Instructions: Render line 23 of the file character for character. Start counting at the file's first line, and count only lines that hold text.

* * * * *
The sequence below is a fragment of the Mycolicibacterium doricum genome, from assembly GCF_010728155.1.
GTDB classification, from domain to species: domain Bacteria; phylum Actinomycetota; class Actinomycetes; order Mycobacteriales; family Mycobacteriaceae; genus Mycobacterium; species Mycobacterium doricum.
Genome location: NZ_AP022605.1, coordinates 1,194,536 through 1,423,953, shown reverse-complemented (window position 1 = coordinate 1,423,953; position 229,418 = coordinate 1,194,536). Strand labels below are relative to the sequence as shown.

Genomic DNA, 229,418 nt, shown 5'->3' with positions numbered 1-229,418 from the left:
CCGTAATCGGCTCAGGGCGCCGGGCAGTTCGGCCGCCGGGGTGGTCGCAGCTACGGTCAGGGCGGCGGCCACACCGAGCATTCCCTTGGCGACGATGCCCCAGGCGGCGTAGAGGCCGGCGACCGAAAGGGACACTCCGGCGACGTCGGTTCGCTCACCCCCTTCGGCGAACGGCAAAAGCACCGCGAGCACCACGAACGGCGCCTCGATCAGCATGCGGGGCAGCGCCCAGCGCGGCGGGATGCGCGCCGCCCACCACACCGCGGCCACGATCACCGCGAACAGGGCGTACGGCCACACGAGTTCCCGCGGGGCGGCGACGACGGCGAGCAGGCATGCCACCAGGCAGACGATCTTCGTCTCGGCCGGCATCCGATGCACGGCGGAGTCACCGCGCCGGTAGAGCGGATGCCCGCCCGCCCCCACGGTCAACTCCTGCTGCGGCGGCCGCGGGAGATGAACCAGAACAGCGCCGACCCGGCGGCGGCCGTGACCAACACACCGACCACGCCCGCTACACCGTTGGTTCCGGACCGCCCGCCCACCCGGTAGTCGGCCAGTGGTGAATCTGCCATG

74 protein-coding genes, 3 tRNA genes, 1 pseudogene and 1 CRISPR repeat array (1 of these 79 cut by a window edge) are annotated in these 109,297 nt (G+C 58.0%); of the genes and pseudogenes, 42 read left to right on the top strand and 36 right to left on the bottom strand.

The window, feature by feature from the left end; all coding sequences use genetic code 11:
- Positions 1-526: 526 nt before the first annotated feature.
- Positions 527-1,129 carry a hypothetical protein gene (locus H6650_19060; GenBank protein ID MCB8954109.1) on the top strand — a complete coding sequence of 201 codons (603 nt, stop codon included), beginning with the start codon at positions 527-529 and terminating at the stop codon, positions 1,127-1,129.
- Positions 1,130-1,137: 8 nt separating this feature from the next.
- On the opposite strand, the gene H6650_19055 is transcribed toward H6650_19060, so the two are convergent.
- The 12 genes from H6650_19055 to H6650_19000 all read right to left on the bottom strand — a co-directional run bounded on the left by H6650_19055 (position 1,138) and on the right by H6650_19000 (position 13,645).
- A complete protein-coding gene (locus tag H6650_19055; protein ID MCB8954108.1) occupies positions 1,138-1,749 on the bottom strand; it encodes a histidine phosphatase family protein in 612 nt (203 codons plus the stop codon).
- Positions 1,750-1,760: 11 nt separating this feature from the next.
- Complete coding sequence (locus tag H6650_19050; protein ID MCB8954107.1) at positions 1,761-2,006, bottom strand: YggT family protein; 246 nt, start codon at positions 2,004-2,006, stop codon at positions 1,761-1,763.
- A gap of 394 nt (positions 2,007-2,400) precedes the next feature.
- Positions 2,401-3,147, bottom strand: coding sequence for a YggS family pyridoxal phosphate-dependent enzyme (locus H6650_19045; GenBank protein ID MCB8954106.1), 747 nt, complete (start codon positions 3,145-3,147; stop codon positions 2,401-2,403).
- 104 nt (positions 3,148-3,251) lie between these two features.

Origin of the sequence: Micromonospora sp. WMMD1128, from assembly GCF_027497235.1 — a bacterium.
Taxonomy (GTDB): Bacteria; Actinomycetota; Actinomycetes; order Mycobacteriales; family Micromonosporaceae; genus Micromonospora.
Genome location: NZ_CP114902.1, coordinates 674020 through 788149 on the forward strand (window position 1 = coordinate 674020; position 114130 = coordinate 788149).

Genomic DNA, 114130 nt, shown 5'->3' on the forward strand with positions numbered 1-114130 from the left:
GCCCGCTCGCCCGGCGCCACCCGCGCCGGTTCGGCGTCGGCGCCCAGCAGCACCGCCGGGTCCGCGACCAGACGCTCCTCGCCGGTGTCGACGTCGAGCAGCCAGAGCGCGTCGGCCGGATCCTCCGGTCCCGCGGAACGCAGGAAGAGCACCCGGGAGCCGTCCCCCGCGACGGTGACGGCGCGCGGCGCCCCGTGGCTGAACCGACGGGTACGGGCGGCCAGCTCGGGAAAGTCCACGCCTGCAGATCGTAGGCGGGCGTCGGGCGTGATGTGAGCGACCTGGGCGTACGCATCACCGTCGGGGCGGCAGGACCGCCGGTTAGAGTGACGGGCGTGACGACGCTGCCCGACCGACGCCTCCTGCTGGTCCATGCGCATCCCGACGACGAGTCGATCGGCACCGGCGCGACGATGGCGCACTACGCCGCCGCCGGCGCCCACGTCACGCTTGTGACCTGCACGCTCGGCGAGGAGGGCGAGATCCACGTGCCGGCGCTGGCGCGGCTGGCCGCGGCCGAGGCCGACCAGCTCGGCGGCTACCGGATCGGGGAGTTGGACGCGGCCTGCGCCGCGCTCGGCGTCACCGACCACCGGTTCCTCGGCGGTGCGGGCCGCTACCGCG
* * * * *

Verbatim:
GCCCGCTCGCCCGGCGCCACCCGCGCCGGTTCGGCGTCGGCGCCCAGCAGCACCGCCGGGTCCGCGACCAGACGCTCCTCGCCGGTGTCGACGTCGAGCAGCCAGAGCGCGTCGGCCGGATCCTCCGGTCCCGCGGAACGCAGGAAGAGCACCCGGGAGCCGTCCCCCGCGACGGTGACGGCGCGCGGCGCCCCGTGGCTGAACCGACGGGTACGGGCGGCCAGCTCGGGAAAGTCCACGCCTGCAGATCGTAGGCGGGCGTCGGGCGTGATGTGAGCGACCTGGGCGTACGCATCACCGTCGGGGCGGCAGGACCGCCGGTTAGAGTGACGGGCGTGACGACGCTGCCCGACCGACGCCTCCTGCTGGTCCATGCGCATCCCGACGACGAGTCGATCGGCACCGGCGCGACGATGGCGCACTACGCCGCCGCCGGCGCCCACGTCACGCTTGTGACCTGCACGCTCGGCGAGGAGGGCGAGATCCACGTGCCGGCGCTGGCGCGGCTGGCCGCGGCCGAGGCCGACCAGCTCGGCGGCTACCGGATCGGGGAGTTGGACGCGGCCTGCGCCGCGCTCGGCGTCACCGACCACCGGTTCCTCGGCGGTGCGGGCCGCTACCGCG